Investors are a fickle bunch.

Over the last few months, they dragged down Intuitive Surgical (NASDAQ:ISRG) more than 60% on worries that hospitals wouldn't be buying as many of its surgical robots. And then, when the company announced yesterday what investors already knew, they sent it down some more.

I mean really, was the lowered guidance such a big shock to anyone?

This recession has taken no prisoners. It's knocked down the usual suspects that you'd expect to show weakness -- cruise operator Carnival (NYSE:CCL), gamer Electronic Arts (NASDAQ:ERTS), and LCD-TV-screen glass maker (among other things) Corning (NYSE:GLW). But even fellow health-care companies -- medical tester Laboratory Corporation of America (NYSE:LH) and surgical implant maker Stryker (NYSE:SYK) come immediately to mind -- have recently warned about not making previous guidance.

And yet, here Intuitive Surgical sits, trading for 24 times free cash flow, which doesn't seem at all unreasonable given that it's expecting revenue growth of 15% this year. Earnings and free cash flow will presumably see a more substantial growth as most of that increase in revenue is expected to come from sales of higher-margin accessories; sales of systems are expected to remain flat.

And keep in mind that management has a way of being conservative with its guidance. This time last year, management was guiding for a 40% increase in revenues for 2008, and it looks like it'll come in at 46% ... even after the poor fourth quarter.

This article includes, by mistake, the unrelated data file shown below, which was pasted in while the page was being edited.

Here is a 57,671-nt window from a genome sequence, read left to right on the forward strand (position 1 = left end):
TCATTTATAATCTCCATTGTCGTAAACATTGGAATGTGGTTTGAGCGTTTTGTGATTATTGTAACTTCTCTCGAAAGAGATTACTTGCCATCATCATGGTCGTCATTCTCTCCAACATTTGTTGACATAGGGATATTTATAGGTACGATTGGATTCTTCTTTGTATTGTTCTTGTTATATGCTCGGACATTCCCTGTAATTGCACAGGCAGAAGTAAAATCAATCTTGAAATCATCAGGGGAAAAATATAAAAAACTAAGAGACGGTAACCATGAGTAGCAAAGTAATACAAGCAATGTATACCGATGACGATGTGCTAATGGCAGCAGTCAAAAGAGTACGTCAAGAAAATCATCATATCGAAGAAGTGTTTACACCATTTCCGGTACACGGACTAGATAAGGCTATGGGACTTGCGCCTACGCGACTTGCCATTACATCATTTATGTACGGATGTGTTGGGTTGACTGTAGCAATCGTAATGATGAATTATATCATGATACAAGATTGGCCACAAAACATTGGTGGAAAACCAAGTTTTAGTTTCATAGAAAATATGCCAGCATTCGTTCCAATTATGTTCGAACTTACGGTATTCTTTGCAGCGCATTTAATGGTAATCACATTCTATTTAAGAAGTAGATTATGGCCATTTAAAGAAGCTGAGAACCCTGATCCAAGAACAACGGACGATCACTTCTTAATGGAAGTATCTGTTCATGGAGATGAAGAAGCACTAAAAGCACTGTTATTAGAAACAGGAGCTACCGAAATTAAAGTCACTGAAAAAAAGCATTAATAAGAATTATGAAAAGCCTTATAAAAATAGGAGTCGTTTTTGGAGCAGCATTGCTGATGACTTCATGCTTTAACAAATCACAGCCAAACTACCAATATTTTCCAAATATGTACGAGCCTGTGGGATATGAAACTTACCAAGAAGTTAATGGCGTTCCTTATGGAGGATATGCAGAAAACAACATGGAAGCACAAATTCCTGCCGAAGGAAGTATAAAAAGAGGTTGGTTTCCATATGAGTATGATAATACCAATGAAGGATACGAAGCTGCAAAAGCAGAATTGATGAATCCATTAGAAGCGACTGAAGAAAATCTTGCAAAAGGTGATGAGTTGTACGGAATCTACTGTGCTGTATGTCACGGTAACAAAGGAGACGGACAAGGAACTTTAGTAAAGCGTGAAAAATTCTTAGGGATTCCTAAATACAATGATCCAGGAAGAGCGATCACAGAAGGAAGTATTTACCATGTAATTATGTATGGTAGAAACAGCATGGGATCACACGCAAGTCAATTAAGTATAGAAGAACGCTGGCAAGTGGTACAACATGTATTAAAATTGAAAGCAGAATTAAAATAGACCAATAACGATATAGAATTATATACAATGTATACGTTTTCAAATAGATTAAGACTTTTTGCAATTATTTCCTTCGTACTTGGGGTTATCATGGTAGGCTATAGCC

Investors with long-term horizons will likely see this downturn as a small blip on the general upward trend of the four-time Rule Breakers recommendation. What else would you expect from a company that can expect a 15% increase in revenue during bad times and 40%-60% growth during good times?

Find out why David Gardner and his team have recommended Intuitive Surgical four times for the Motley Fool Rule Breakers newsletter. Click here to see all of our latest discoveries with a free 30-day trial subscription.

Fool contributor Brian Orelli, Ph.D., doesn't own shares of any company mentioned in this article. The Fool owns shares of Stryker. LabCorp and Electronic Arts are Motley Fool Stock Advisor picks. The Fool has a disclosure policy.